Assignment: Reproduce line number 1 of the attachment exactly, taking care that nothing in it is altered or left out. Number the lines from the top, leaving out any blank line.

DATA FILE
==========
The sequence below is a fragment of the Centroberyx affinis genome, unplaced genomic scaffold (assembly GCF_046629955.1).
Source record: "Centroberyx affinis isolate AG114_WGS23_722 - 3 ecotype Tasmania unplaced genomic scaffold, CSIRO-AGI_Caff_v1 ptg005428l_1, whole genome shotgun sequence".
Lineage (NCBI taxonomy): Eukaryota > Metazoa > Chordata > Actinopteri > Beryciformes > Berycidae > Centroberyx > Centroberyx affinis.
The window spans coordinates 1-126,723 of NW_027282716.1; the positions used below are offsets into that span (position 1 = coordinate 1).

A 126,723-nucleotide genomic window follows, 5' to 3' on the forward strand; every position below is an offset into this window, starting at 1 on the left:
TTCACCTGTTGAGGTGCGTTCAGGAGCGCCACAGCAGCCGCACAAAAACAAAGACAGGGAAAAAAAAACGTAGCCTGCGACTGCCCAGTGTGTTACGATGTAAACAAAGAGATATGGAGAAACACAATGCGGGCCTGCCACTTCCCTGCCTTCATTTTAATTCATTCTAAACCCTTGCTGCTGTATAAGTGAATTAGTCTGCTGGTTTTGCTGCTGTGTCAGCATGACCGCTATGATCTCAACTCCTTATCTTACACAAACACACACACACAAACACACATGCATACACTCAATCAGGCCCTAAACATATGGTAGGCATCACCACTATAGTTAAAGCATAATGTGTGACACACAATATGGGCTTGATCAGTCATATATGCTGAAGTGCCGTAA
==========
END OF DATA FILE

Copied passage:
The sequence below is a fragment of the Centroberyx affinis genome, unplaced genomic scaffold (assembly GCF_046629955.1).